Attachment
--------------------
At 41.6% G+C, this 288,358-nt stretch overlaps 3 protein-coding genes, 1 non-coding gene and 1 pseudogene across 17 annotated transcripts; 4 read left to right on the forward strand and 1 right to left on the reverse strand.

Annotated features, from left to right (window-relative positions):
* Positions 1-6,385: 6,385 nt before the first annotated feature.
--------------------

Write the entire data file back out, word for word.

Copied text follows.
At 41.6% G+C, this 288,358-nt stretch overlaps 3 protein-coding genes, 1 non-coding gene and 1 pseudogene across 17 annotated transcripts; 4 read left to right on the forward strand and 1 right to left on the reverse strand.

Annotated features, from left to right (window-relative positions):
* Positions 1-6,385: 6,385 nt before the first annotated feature.